Foreclosure Auctions: Turf War Ensues Between Local Municipalities and Private Foreclosure Auction Firms (Opportunity Knocks for Foreclosure Business Owners)
Unless you’re in the real estate business – and deal with foreclosed properties specifically – most have no idea what happens when a home is foreclosed on. Right now, there’s somewhat of a turf war going on when it comes to dealing with foreclosed properties. All eyes are on Illinois because new legislation around who actually conducts foreclosure auctions affects homeowners directly.
This presents an opportunity for astute foreclosure clean up business owners.
BUT . . . one of the main reasons we bring this to your attention is to enlighten homeowners who have been, or are about to be foreclosed on, of how this new home foreclosure legislation could affect them.
Who Evicts Homeowners When a Home is Foreclosed On
As explained in the ChicagoTimes.com article, Illinois lawmakers have 2nd thought about foreclosure bill:
When a foreclosure is filed in court, judges appoint someone — typically the local sheriff’s office — to oversee the proceedings, from handling the eviction to filing paperwork and reselling the home.
And, this is where the power struggle ensues. You see, local counties around the country routinely charge for their involvement in the home foreclosure process (eg, handling evictions, etc.). They call these “administrative fees” and often runs a few hundred bucks. This money goes back into the county’s general fund.
And, with the loss of property tax money that disappears when a homeowner defaults on their mortgage, a lot of counties are hurting for money now. Furthermore, as the above-mentioned article points out, local municipalities are literally raking in from $1 to a few million dollars a year in these foreclosure “administrative” fees.
And this is why they don’t want private companies – who are vying for this business – to take over. This is what the new law will do. As the article explains:
The new bill would tweak the existing law by transferring power from judges to the plaintiffs — banks or mortgage lenders — who could streamline the sales process and avoid paying county administrative fees by hiring a private company to mediate the foreclosure.
Foreclosure Cleanup Business Tip: Many counties use some of these funds to hire foreclosure cleaning businesses to trashout/maintain foreclosed properties).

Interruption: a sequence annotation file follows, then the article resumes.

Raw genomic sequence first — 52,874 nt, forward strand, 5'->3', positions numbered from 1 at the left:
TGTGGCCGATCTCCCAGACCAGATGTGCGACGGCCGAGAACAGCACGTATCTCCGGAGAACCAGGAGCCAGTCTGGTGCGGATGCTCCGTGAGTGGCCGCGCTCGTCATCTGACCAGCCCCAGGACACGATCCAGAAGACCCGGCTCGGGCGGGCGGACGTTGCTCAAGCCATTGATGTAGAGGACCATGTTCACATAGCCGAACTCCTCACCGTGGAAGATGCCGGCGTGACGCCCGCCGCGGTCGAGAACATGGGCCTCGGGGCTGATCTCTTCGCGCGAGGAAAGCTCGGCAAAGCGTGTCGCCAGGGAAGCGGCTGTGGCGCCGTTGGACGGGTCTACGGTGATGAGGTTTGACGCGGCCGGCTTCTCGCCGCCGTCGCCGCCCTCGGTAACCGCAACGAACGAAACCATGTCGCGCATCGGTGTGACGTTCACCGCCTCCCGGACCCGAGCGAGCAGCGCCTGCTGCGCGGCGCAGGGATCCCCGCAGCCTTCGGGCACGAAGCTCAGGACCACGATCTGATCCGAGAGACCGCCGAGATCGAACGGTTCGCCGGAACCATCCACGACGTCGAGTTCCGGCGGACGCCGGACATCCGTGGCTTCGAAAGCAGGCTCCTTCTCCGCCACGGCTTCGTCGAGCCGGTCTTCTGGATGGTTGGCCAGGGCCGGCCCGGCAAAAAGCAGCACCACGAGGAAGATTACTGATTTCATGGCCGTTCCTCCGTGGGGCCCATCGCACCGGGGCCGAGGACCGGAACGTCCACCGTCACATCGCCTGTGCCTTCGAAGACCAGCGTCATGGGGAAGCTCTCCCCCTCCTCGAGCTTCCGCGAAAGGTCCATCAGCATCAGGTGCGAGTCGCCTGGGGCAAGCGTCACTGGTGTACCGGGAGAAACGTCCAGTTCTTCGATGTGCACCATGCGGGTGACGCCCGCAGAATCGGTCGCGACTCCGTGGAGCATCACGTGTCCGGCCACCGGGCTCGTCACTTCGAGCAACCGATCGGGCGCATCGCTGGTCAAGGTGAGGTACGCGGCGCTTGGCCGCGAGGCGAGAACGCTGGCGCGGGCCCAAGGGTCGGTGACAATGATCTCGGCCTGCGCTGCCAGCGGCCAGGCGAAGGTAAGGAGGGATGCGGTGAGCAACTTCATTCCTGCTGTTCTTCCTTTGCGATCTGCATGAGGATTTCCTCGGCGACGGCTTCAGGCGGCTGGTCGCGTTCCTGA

How the Newly Proposed Illinois Foreclosure Bill Could Affect Homeowners
Time Equals Money: And face it, anytime the government – on any level is involved with a procedure – the wheels grind slowly. So the argument put up by private companies is, we can get a property back on the market and ready to be sold quicker than if a home was handled as a “Sheriff’s sale”.
Property Value: This protects surrounding property values. A foreclosure in a community affects everyone’s property value. But, the quicker a home is resold, the better for the whole neighborhood because then home values can start to stabilize, which is the first step to recovery.
Save More Homes: Another argument put forth by private firms that auction off foreclosed properties is that if the foreclosure process is handled quicker, many homeowners may be able to work things out with their lender to perhaps even save their home.
I don’t know if this particular argument holds water, as most homeowners need MORE time to save their homes during the foreclosure process; not less.
Neighborhood Safety: The final argument put forth by private companies who want to handle the sale of foreclosed properties is that it will SAVE counties money. Why/how? Well, again, the quicker a home is resold, the less money the county has to spend to maintain the property.
When a property is foreclosed on, it could spend months or even a couple of years in this market, before it is resold or rented. The longer it’s empty, the more chance there is for trouble – everything from vagrants and vandals to general maintenance problems.
So while it all seems to be a “money grab” — to use the words of one attorney who heads a company that conducts foreclosure auctions – on both sides, private companies just may be a bit better equipped to handle the job.
What do you think?
Foreclosure Cleanup Business Owners: How This Law Could Benefit You
This presents another golden opportunity for foreclosure cleanup business owners, for it’s another pipeline to more business. How/why?
Contact title companies, foreclosure attorneys and even your local sheriff’s office and let them know you’re available to handle trashouts, lawn maintenance, boarding up and securing of foreclosed properties, etc. Because, when a home is foreclosed on, all of these foreclosure-type services are definitely needed.
P.S.: Finally, an easier way to get foreclosure cleanup work is here. The Property Preservation & Real Estate Industry Contracting & Subcontracting Directory includes over 1,500 industry contacts to help you get more work – quicker and easier.
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Copyright © 2010 Yuwanda Black for Foreclosure Business News. Article may not be reprinted or reproduced in any manner without the express, written consent of the author.